The United States Postal Service completed a self-driving delivery truck pilot program May 31 with all deliveries made ahead of schedule and without any traffic incidents, according to the autonomous trucking company TuSimple.

USPS partnered with TuSimple to deliver mail between USPS facilities in Phoenix, Arizona, and Dallas, Texas, for two weeks. The trucks drove autonomously 22 hours one-way on the 1,000-mile route, but had a safety engineer and driver on board.

Robert Brown, head of public and government affairs at TuSimple, said the Phoenix-to-Dallas haul is the “ideal” route for self-driving technology trials because of the Southwest’s good weather and the route’s length, which requires the type of human team driving that the vehicles could replace.

Federal regulations currently cap human long-haul truckers at 11 hours of drive time per day. In a press release, TuSimple said that its trucks are “intended to free human drivers to focus on the shorter, more dynamic and closer to home routes.”

“For the actual real deployment of this technology, you’re going to see it in this long-haul, line-haul marketplace,” Brown said. “So that’s what we were most excited about; this is the first real route that this technology will flourish in, especially in the beginning.”

USPS is currently looking to replace its decades-old fleet of vehicles, but also faces a precarious financial reality. USPS projects it will have to increase spending 70 percent to cover costs over the next 10 years, including new vehicle expenses, according to a 2018 Government Accountability Report. USPS also projects that vehicle replacement will cost $821 million per year for 10 years.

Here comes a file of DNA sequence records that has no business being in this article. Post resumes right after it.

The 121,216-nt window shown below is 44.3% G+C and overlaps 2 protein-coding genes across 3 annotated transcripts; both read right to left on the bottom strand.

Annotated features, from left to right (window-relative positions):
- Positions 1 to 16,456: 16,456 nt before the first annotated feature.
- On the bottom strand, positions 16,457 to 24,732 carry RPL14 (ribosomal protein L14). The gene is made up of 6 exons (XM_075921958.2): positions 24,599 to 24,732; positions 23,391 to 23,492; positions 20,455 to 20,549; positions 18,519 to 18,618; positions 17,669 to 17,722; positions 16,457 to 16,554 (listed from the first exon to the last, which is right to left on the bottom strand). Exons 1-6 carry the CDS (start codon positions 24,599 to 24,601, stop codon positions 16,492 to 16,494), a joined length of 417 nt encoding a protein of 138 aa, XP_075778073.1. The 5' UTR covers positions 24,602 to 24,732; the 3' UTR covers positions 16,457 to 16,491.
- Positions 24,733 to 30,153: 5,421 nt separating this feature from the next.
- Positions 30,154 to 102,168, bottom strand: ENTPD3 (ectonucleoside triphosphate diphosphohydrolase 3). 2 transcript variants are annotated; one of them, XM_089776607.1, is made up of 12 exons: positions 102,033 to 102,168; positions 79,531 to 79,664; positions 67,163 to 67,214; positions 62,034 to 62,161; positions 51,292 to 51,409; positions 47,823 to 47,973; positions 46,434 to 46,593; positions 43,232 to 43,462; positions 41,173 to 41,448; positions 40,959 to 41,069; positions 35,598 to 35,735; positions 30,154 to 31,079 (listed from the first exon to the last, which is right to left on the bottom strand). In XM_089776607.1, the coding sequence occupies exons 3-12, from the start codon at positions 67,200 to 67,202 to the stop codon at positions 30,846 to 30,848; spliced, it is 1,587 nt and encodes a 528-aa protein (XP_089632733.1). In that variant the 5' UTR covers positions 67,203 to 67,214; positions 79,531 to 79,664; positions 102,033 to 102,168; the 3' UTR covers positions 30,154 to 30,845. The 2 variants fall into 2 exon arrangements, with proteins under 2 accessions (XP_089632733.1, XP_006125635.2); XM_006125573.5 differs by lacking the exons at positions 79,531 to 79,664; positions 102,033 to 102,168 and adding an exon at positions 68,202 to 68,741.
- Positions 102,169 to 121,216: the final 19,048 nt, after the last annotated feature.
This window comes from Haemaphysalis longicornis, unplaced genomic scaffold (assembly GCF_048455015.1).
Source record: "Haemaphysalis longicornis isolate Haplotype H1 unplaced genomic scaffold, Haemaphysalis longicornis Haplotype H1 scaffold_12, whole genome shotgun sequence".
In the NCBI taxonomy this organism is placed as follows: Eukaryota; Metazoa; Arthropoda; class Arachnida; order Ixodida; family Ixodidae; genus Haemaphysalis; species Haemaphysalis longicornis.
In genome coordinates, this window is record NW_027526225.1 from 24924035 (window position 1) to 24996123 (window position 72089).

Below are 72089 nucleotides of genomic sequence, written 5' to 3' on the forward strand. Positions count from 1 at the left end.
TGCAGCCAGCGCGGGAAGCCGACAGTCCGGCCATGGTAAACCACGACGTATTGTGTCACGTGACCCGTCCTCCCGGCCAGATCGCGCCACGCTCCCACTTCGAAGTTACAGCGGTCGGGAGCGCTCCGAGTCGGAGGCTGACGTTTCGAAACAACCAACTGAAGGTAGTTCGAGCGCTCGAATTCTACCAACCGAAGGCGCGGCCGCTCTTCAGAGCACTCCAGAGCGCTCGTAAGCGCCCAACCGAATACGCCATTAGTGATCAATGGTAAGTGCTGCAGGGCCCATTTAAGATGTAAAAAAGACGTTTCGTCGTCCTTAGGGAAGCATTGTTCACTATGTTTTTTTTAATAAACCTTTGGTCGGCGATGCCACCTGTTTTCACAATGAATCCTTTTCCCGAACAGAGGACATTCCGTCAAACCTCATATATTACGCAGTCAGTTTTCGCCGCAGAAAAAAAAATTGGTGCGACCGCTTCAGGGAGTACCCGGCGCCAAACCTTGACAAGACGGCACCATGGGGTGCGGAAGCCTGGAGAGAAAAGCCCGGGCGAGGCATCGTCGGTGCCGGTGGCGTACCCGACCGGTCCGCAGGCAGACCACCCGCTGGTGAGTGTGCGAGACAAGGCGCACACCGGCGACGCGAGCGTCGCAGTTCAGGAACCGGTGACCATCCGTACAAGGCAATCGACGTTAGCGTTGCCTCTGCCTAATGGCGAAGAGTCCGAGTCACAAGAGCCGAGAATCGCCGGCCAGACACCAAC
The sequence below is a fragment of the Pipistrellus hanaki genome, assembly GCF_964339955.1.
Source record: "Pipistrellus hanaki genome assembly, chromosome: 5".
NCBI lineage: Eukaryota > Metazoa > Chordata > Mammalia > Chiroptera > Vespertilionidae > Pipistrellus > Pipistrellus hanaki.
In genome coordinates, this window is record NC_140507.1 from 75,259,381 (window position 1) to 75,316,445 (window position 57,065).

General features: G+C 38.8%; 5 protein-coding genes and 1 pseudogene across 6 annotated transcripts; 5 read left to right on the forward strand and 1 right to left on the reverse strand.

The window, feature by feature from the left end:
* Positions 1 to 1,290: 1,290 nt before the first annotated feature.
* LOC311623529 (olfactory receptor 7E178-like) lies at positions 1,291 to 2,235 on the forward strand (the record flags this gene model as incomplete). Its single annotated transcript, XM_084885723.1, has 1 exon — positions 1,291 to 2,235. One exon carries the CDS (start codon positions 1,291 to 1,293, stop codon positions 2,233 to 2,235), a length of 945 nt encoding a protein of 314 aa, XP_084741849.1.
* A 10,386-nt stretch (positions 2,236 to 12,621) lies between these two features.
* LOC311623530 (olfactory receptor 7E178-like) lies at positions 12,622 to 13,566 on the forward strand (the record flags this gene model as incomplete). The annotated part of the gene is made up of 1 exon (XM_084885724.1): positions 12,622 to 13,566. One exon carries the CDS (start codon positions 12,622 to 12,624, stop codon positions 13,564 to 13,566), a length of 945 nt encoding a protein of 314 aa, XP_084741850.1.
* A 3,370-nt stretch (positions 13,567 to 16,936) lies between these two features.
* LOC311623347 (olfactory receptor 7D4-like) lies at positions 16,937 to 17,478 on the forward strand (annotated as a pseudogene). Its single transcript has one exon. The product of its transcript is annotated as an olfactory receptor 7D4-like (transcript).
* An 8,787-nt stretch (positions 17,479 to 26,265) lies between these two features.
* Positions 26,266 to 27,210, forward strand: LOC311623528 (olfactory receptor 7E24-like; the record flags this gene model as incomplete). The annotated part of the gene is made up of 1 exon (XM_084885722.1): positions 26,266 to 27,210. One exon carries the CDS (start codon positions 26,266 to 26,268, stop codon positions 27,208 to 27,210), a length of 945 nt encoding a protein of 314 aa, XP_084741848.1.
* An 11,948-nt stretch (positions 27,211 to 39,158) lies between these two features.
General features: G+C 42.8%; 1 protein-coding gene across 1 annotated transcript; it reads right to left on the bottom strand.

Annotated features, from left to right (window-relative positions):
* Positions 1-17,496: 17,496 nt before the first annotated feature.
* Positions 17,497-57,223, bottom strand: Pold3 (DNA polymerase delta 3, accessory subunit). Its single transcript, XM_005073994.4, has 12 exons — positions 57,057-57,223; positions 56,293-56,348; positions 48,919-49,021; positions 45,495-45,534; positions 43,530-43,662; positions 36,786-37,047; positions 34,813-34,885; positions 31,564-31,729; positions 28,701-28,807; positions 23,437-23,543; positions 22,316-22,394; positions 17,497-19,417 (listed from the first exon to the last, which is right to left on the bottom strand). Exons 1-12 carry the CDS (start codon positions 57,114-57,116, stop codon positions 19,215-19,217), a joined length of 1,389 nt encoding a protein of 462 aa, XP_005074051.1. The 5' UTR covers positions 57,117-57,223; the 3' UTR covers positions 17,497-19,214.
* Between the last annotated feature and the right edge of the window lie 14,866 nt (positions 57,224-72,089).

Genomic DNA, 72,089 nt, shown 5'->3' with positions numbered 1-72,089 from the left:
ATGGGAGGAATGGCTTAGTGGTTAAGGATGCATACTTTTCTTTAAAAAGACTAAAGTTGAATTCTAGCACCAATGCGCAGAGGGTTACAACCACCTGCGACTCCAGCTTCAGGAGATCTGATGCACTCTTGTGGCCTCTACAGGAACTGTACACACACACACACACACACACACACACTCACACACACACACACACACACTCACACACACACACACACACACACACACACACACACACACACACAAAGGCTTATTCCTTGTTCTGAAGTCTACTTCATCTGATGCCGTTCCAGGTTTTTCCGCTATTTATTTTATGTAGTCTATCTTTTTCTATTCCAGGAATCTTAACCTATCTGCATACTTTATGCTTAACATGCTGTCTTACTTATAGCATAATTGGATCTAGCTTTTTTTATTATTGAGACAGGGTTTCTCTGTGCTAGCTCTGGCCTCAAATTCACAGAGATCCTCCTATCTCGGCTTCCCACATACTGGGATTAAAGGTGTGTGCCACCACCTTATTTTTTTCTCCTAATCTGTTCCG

“This pilot is just one of many ways the Postal Service is innovating and investing in its future,” a USPS spokesperson said. “We are conducting research and testing as part of our efforts to operate a future class of vehicles which will incorporate new technology to accommodate a diverse mail mix, enhance safety, improve service, reduce emissions, and produce operational savings.”

Both USPS and TuSimple declined to comment on the cost of the pilot program and the specific measures of success.

“We’re excited about the project and we feel like it went well,” Brown said. “We’re looking forward to working with the Postal Service in the future."

TuSimple’s trucks use a computing system from NVIDIA, a technology company, to guide its trucks. The hardware and software from NVIDIA help develop the deep learning algorithms’ recognition of different cars and street signs, as well as on-board data processing.

“The challenge with self-driving is it has to be safety critical and so we’re really working on perfecting the technology and being able to ensure that not only do we get it right but we never get it wrong,” said Danny Shapiro, senior of director of automotive at NVIDIA.

The shipping industry also faces a significant shortage of truck drivers nationwide, a problem self-driving vehicles could solve. According to 2015 American Trucking Association report, the shipping industry is short nearly 50,000 drivers, a number it said will increase to 175,000 by 2024.

Brown said that TuSimple will provide USPS with key performance indicators within 30 days of the end of the test. A USPS spokesperson declined to comment on next steps.